The New Edge has been closely following the developments of Google’s experimental 1 Gbps fiber network the company is deploying in Kansas City, Kan., and Kansas City, Mo.
In early February, Google announced that it was finally ready to start stringing fiber on utility poles throughout the city, having resolved any outstanding issues with the local utility company. This week, Google issued an update on its construction progress, announcing that its crews have already hung more than 100 miles of fiber.
John Toccalino, a manager for Google’s Kansas City fiber project, provided this basic diagram (view the image after the jump) showing the network architecture. Google is building several equipment aggregation centers — or “Google Fiber Huts” – from which the fiber cables will travel along utility poles into neighborhoods and homes. Google also is installing some fiber underground. Read more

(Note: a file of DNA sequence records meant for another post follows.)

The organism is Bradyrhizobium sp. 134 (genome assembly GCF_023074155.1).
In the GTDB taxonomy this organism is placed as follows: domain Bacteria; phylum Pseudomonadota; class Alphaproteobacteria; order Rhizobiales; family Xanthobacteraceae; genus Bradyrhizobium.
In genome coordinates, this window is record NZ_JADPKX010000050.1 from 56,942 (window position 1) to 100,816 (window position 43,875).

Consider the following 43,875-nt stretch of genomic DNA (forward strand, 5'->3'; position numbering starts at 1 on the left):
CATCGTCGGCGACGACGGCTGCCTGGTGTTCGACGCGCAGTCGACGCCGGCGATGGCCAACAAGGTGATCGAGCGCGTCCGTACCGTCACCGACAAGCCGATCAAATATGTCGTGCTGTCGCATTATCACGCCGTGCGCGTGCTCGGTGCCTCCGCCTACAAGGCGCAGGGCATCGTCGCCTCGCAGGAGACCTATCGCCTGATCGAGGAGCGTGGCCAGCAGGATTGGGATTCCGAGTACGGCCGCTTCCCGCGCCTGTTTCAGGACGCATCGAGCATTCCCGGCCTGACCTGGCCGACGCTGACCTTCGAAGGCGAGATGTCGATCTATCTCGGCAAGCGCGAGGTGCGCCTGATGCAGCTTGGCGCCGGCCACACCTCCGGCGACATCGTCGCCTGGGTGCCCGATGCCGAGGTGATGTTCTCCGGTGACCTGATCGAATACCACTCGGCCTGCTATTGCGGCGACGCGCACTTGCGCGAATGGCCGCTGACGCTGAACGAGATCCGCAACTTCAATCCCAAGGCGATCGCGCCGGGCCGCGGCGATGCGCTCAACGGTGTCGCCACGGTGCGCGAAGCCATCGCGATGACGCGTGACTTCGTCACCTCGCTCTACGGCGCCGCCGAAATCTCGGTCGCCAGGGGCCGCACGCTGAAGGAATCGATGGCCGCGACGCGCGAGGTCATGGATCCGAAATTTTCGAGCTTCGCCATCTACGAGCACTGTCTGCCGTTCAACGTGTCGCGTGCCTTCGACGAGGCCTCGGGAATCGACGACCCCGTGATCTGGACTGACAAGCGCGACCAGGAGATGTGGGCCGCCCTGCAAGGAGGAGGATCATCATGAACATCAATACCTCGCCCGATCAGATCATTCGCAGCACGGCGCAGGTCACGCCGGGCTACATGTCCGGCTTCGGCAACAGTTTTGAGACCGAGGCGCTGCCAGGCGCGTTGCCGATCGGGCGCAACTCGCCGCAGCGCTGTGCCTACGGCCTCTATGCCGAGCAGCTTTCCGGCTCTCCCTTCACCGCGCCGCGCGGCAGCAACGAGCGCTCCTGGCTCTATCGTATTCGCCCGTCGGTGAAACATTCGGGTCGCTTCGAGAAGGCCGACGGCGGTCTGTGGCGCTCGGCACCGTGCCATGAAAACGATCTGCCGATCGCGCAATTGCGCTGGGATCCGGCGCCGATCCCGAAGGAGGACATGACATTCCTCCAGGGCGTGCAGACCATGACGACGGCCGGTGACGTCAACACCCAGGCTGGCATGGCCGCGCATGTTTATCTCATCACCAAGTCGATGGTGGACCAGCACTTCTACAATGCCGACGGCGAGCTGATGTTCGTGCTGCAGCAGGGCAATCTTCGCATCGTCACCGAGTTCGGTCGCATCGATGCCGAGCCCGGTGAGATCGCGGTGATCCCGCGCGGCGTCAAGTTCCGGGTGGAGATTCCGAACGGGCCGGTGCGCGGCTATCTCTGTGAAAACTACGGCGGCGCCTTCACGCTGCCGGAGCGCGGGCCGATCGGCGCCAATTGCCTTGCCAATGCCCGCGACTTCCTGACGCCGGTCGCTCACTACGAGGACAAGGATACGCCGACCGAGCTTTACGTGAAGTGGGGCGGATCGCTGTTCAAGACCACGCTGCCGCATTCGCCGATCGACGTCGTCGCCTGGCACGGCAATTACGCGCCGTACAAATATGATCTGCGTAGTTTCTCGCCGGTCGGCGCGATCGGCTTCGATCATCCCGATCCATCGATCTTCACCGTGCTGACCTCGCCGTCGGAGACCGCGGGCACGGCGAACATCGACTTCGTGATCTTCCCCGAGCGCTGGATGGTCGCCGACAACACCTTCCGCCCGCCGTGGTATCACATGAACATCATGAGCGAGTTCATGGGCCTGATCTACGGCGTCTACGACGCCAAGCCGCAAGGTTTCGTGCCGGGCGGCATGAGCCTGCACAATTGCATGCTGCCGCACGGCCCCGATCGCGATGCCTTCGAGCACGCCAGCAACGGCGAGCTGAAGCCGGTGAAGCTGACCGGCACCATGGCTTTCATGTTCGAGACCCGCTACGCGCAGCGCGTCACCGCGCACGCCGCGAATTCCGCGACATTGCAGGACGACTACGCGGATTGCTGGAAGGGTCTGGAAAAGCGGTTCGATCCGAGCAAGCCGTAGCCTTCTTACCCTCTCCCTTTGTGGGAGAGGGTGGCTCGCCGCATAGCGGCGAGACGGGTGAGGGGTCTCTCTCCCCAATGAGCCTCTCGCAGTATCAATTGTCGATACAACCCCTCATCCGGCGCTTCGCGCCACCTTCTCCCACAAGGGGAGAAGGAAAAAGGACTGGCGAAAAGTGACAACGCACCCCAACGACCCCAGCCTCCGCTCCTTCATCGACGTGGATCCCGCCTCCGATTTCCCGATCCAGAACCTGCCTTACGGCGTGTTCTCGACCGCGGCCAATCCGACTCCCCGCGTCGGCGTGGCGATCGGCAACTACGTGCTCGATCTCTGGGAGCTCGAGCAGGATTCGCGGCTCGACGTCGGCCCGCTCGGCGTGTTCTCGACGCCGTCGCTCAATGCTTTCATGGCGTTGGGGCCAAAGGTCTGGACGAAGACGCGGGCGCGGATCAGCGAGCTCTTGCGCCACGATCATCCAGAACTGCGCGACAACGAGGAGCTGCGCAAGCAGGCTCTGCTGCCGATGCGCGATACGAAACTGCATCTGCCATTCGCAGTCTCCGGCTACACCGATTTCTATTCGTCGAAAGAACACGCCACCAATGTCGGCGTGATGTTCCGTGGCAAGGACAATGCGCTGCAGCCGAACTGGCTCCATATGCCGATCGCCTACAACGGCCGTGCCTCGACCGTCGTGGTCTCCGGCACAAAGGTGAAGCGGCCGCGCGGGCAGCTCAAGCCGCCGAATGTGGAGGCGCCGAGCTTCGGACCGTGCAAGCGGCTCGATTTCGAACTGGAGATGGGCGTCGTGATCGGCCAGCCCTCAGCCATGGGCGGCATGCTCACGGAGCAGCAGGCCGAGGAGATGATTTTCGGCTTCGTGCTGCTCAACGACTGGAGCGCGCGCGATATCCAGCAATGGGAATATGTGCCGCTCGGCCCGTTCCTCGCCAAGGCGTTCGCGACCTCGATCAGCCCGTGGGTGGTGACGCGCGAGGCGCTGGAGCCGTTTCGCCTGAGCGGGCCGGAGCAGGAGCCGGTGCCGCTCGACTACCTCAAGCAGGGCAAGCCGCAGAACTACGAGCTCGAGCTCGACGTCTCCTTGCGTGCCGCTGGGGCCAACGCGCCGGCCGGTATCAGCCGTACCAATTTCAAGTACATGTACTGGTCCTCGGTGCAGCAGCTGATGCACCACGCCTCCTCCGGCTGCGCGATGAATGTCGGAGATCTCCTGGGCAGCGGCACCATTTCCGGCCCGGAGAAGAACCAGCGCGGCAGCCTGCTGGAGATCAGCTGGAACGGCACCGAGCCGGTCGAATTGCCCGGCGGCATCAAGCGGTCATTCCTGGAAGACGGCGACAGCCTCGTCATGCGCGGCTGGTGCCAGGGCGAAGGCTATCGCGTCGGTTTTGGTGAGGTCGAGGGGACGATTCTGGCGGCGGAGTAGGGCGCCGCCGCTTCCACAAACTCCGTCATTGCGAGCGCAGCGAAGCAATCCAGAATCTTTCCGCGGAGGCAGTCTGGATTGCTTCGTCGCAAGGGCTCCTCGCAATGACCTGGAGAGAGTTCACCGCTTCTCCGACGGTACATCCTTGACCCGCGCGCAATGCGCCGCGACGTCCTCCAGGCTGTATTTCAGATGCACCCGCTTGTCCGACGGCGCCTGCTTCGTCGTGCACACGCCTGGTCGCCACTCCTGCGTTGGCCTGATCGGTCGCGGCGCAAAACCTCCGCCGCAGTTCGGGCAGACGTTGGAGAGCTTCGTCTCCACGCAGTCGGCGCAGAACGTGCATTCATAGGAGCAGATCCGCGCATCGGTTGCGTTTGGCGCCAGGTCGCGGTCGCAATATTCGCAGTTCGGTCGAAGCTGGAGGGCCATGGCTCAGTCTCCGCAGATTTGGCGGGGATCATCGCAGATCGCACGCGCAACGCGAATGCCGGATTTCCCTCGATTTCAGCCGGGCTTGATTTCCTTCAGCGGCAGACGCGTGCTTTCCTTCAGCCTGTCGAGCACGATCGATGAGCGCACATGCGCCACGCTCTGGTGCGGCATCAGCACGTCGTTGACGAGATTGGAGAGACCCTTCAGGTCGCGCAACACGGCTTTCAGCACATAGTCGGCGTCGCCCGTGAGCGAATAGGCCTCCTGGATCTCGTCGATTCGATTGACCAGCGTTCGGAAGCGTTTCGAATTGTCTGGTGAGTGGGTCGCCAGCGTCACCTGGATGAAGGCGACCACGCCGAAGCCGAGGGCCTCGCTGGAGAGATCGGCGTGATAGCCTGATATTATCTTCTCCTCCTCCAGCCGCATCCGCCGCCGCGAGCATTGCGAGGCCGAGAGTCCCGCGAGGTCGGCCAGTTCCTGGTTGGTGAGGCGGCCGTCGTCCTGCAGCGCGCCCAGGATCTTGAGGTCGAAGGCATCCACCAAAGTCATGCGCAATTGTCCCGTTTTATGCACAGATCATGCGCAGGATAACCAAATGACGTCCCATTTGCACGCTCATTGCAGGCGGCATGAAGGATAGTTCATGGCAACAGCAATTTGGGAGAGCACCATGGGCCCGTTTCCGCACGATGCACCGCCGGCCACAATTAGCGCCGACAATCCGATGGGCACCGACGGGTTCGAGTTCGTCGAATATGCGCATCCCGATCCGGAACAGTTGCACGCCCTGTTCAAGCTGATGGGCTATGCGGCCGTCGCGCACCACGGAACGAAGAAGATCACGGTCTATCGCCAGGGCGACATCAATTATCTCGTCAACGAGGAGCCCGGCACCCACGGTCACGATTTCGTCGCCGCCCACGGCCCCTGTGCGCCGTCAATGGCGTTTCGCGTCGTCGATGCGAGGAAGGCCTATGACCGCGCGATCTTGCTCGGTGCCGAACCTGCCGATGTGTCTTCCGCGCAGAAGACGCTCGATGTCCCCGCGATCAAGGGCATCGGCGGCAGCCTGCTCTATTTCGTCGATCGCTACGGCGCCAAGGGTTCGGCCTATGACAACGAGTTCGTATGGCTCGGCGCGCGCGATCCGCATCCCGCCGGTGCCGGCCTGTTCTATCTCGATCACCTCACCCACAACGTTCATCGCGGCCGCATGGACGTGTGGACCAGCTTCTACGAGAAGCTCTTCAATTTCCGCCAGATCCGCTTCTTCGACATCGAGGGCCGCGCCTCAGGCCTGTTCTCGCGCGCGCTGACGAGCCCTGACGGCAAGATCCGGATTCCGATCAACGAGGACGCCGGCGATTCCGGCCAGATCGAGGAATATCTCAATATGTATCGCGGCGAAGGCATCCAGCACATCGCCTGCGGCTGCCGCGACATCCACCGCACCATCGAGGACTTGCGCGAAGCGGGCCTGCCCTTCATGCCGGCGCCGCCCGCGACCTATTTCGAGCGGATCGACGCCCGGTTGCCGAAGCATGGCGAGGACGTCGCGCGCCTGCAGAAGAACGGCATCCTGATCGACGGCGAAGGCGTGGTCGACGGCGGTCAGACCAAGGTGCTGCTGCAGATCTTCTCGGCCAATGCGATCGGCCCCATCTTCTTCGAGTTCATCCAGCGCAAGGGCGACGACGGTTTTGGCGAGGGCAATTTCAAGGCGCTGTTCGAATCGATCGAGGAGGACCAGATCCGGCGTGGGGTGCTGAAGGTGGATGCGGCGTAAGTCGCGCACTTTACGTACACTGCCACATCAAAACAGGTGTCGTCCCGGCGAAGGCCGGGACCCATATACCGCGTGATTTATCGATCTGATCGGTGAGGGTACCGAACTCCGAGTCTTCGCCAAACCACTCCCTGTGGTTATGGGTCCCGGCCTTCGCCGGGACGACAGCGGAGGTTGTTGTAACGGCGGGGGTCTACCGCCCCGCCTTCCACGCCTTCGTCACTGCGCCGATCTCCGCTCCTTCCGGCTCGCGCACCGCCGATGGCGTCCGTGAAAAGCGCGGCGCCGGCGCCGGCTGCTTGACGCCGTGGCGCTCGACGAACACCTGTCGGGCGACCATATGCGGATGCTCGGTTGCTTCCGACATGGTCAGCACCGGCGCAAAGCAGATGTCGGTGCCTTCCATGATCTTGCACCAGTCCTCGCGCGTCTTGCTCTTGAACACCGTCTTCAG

Google Fiber has petitioned the FCC to begin construction on a satellite antenna farm. Google Fiber, a subsidiary of Google, is requesting permission to place the antennas near its Council Bluffs, Iowa, data center.
Google intends to receive broadcast and other television network signals at the Iowa location, possibly to bundle them in with its high-speed fiber service.
Google announced earlier in February that it was making final preparations to begin laying in fiber from Kansas to the Missouri line. Google indicated late last year that it was contemplating adding video services to its Kansas to Missouri fiber optic service. Last Friday, Google reportedly filed franchise applications for cable distribution service in Kansas City, Kansas, and Kansas City, Missouri.
The plans for the satellite antenna farm call for 4.5 meter antennas to receive analog and digital audio signals, data transmissions and video signals. Google notes that it will receive both domestic and international satellite feeds.